Updated: Apr 20
When it comes to cash handling in the retail world, the smart safe is probably the best-known example of what bankers call “cash automation” – a blanket term for using computerized equipment to increase speed, accuracy, and security. Smart safes help with all three of these things, but with some important caveats that we’ll discuss below.
The cash recycler is the next step up from a smart safe. In simple terms, it’s like a smart safe and a cash dispenser in one, offering the same benefits of the former but removing some key limitations. Let’s take a look at some of the most important similarities and differences in how these two devices work.
1. Both smart safes and cash recyclers prepare cash for deposit and securely store it.
This is the main purpose of a smart safe: Sequestering the large bills that accumulate throughout the day’s transactions, totaling and recording each cash drop, and stowing the deposit safely until the next armored car visit. These safeguards tend to allow less frequent armored car visits – once or twice a week instead of daily. A cash recycler includes all of the same functions!
2. Both smart safes and cash recyclers allow provisional credit from your bank.
In cash handling, “provisional credit” means that if you are using a secure cash automation device (such as a smart safe or a cash recycler), you’re given credit in your account for the cash in your safe, before the deposit gets to the bank. Basically, once the money goes into the device and is set aside for deposit, it becomes the bank’s money sitting in your safe until an armored car comes to pick it up.
This may seem like an odd way of doing things, but it makes sense when you consider that you’ll only be making a deposit every few days, or even less frequently. Most businesses don’t want to hold on to a whole week’s worth of cash, possibly totaling tens of thousands of dollars, and have it sitting in a safe unable to be used; so provisional credit is a way to solve that issue.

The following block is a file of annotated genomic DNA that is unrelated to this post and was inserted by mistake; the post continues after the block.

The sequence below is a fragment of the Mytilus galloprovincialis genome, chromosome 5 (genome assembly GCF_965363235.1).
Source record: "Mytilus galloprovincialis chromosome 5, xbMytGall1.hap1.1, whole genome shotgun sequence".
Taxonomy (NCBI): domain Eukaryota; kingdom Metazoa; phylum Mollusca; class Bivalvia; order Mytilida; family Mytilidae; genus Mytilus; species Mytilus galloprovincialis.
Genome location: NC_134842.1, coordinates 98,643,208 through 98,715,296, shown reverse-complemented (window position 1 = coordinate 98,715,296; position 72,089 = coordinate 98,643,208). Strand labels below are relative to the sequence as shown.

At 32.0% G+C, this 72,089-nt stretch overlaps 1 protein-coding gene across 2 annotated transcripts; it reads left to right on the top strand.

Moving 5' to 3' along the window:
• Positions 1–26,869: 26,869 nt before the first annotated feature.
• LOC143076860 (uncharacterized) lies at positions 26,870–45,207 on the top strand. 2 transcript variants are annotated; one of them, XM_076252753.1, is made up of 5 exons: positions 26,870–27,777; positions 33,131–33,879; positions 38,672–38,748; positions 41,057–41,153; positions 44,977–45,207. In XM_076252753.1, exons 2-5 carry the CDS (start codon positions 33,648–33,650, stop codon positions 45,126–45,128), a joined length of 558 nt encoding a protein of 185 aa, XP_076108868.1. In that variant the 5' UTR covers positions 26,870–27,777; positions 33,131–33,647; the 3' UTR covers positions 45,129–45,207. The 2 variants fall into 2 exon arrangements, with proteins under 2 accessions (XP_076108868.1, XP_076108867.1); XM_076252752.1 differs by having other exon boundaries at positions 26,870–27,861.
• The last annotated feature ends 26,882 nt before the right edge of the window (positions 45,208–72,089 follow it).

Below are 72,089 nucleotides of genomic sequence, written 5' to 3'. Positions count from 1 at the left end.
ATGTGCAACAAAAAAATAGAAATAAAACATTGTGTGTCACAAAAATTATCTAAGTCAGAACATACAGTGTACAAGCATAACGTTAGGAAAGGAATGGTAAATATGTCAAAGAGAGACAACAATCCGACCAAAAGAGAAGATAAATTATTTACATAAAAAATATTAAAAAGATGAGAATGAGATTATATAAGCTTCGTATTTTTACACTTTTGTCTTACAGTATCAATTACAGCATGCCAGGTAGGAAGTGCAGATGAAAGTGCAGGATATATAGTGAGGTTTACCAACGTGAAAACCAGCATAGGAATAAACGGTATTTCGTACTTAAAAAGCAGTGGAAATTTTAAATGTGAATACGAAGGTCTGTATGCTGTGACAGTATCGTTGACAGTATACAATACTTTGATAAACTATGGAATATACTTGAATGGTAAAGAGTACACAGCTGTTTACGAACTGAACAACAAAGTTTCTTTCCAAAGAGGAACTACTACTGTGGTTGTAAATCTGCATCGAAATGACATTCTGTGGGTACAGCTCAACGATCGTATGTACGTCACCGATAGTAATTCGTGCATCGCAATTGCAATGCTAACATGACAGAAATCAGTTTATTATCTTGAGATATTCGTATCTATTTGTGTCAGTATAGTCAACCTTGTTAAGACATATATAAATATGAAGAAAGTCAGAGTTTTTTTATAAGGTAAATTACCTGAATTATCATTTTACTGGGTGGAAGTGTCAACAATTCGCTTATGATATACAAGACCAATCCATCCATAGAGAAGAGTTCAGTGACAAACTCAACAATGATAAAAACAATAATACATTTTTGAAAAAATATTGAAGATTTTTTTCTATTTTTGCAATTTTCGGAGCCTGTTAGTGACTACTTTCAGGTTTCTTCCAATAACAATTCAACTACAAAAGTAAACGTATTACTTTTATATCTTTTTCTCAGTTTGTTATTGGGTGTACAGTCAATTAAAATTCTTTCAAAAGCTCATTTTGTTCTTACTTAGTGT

3. Smart safes are much more of a one-way street.
This is the big difference between smart safes and recyclers. The smart safe is basically a holding pen that sits outside of the transaction-by-transaction flow of business, catching the accumulated extra cash. A recycler is best used as an active part of the cash-handling process in both directions, securing the cash to be deposited while also serving as both a collector and a dispenser of the small notes used for making change.
It’s because of this particular function that the cash recyclers used in retail locations are slightly different from those used in banks. At a teller window in a bank, you might be taking in or handing out any denomination of currency at any time; and a bank doesn’t need to make deposits either – so all of the rolls or cassettes in a bank recycler will typically be bi-directional.
A retailer, though, is almost never going to give out $50 or $100 bills as change, so those are separated and secured immediately. A typical retail cash recycler might have up to three “active” cassettes dedicated to $1 bills, the most frequently used; two cassettes for $5 bills; one each for $10 and $20 bills; and the rest is a dedicated, secure area for $50 bills, $100 bills, and any excess $20 or smaller notes. These will be segregated in a separate part of the device that acts exactly like a smart safe, setting the notes aside for deposit and registering them for provisional credit. Some modern cash recyclers designed for retail operations even stack the notes in sealed, tamper-evident bags, so there is no manual handling of the cash at all!
We hope this quick list has helped explain the ways that smart safes and cash recyclers are alike – and the extra functionality that recyclers bring to the table. Modern cash recyclers are more versatile and less expensive than ever, bringing cash automation within reach for more and more businesses of all kinds. If you have questions about whether cash automation might benefit your retail business, contact Avivatech for a free consultation!
(Photo credit: Rusty Clark)